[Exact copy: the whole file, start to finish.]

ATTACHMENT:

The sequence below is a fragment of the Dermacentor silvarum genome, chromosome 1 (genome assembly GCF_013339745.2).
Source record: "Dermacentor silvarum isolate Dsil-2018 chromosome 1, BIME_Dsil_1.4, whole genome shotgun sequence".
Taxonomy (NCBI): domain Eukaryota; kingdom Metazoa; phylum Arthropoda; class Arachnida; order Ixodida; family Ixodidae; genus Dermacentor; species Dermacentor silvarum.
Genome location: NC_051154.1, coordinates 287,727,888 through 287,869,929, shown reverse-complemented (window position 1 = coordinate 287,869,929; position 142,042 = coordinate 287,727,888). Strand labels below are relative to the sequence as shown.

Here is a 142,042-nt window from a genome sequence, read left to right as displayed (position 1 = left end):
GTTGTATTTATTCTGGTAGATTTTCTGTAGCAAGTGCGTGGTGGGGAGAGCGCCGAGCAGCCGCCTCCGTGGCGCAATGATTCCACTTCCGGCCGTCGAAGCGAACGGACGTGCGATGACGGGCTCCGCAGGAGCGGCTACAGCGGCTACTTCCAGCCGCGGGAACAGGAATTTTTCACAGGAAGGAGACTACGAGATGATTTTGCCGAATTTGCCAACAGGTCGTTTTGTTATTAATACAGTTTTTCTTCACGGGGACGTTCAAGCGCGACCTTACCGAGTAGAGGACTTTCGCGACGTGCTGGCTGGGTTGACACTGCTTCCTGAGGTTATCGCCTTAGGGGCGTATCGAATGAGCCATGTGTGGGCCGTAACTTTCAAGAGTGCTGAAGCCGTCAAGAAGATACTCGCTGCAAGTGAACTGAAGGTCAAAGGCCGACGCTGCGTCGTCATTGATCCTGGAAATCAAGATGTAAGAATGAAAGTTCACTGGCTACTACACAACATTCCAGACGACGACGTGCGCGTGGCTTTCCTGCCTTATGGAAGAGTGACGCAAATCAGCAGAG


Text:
The sequence below is a fragment of the Dermacentor silvarum genome, chromosome 1 (genome assembly GCF_013339745.2).
Source record: "Dermacentor silvarum isolate Dsil-2018 chromosome 1, BIME_Dsil_1.4, whole genome shotgun sequence".
Taxonomy (NCBI): domain Eukaryota; kingdom Metazoa; phylum Arthropoda; class Arachnida; order Ixodida; family Ixodidae; genus Dermacentor; species Dermacentor silvarum.
Genome location: NC_051154.1, coordinates 287,727,888 through 287,869,929, shown reverse-complemented (window position 1 = coordinate 287,869,929; position 142,042 = coordinate 287,727,888). Strand labels below are relative to the sequence as shown.

Here is a 142,042-nt window from a genome sequence, read left to right as displayed (position 1 = left end):
GTTGTATTTATTCTGGTAGATTTTCTGTAGCAAGTGCGTGGTGGGGAGAGCGCCGAGCAGCCGCCTCCGTGGCGCAATGATTCCACTTCCGGCCGTCGAAGCGAACGGACGTGCGATGACGGGCTCCGCAGGAGCGGCTACAGCGGCTACTTCCAGCCGCGGGAACAGGAATTTTTCACAGGAAGGAGACTACGAGATGATTTTGCCGAATTTGCCAACAGGTCGTTTTGTTATTAATACAGTTTTTCTTCACGGGGACGTTCAAGCGCGACCTTACCGAGTAGAGGACTTTCGCGACGTGCTGGCTGGGTTGACACTGCTTCCTGAGGTTATCGCCTTAGGGGCGTATCGAATGAGCCATGTGTGGGCCGTAACTTTCAAGAGTGCTGAAGCCGTCAAGAAGATACTCGCTGCAAGTGAACTGAAGGTCAAAGGCCGACGCTGCGTCGTCATTGATCCTGGAAATCAAGATGTAAGAATGAAAGTTCACTGGCTACTACACAACATTCCAGACGACGACGTGCGCGTGGCTTTCCTGCCTTATGGAAGAGTGACGCAAATCAGCAGAG